Airplane crabbing is usually needed because of high crosswinds. The name comes from the way crabs walk sideways across the beach.
- It's not always a smooth and pleasant landing for airplanes. Intense, strong winds can affect the position of how planes land on the runway, making it look like the plane is literally landing sideways. Here's how planes land sideways in high winds.
Landings like this actually have a name, crabbing. The name comes from the way crabs walk sideways across the beach. That's kind of what the airplane looks like when it's landing this way. Crabbing is usually needed because of high crosswinds.
LES WESTBROOKS: The wind can either be blowing straight down the runway or 90 degrees to the runway or somewhere in between, and usually it's somewhere in between there.
- That's Les Westbrooks. He teaches aeronautical science at Embry-Riddle Aeronautical University and is a retired airline pilot.
LES WESTBROOKS: Landing in a crosswind situation requires a couple of different maneuvers. When we're at altitude, the aircraft just flies in a [INAUDIBLE] and we just go across sideways. Once we get down to the ground, we can't land with the aircraft in a [INAUDIBLE] because that's going to put a lot of stress on the outside of the landing gear and could actually cause the landing gear to collapse if we put too much stress on it.
- Whenever there's a crosswind, there's a lot of turbulence, so it's not like the pilots are flying through a slight summer breeze. Of course, the ultimate goal is for the aircraft to land straight, where the nose of the plane is in alignment with the stripe that's down the runway. Those crosswinds sure make it challenging.
LES WESTBROOKS: There is an angle to that. It's a force vector, so the direction and the intensity that it's coming at will determine how much input we have to put into the aircraft's flight controls.
- As the plane comes in, the pilots are actively controlling it so that it's in the perfect landing position. But when a gust of wind comes at the wrong time, it will cause the pilot to execute a go-around instead of landing. If the crosswinds are severe enough, around 45 miles per hour or so, the pilot does not have enough control to straighten the airplane out and land.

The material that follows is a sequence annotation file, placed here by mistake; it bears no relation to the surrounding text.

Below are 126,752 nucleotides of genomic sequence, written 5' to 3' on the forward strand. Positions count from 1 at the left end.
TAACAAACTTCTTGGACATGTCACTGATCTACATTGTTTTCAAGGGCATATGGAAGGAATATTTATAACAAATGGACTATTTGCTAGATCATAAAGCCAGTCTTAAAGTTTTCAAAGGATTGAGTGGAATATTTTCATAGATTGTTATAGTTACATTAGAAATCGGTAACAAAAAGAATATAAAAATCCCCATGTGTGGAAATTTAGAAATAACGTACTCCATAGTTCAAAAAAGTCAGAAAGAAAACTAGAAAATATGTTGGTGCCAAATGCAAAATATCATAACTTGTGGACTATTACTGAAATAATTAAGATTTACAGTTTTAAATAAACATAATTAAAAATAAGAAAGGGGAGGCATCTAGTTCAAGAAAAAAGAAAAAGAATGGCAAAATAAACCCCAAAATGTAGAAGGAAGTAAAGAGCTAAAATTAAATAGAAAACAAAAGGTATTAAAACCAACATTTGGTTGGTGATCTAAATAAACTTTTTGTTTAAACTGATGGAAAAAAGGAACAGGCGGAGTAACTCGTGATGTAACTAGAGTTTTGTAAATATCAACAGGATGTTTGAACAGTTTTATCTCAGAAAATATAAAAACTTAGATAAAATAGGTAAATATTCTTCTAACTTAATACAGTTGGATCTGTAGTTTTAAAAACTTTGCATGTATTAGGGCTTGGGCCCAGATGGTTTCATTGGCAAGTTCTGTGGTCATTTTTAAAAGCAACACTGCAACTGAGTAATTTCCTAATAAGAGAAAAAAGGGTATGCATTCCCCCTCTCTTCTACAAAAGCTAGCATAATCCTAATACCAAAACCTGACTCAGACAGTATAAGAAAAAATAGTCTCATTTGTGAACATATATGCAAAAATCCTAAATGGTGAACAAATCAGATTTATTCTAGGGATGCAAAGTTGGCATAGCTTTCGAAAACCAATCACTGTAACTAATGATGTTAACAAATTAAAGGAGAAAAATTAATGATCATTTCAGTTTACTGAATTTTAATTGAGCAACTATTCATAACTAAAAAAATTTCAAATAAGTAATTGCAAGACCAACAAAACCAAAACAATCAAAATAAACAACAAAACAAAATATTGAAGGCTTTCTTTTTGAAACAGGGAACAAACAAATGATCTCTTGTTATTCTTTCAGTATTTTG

If this happens, the pilot will abandon the approach and divert the plane to another airport. These strong winds can prevent the planes from taking off at an airport. That's sometimes where those flight delays come in, and we all love those. So exactly how do the aircrafts land in these conditions?
LES WESTBROOKS: So at the last minute, we want to move the nose of the aircraft parallel with the runway. But soon as we do that, the aircraft's going to start blowing off to the side of the runway with the wind. So in order to counteract that, we lower the wing, the upwind wing. We lower the wing and straighten those out and a perfect crosswind landing will be when the upwind wheel touches down first, the aircraft is straight down the runway, and then the second wheel will come down after that.
- Finally, the plane is on the runway and heading to the terminal.
LES WESTBROOKS: Some of your best landings are actually made when it is in challenging conditions because you are on your A game when you're doing this and you're completely engaged and actively controlling the airplane. So actually some of our best landings are made when we are in these crosswind landing situations.
- So if you're ever on a plane that feels like it's landing sideways, feel safe knowing the pilots have the situation totally under control.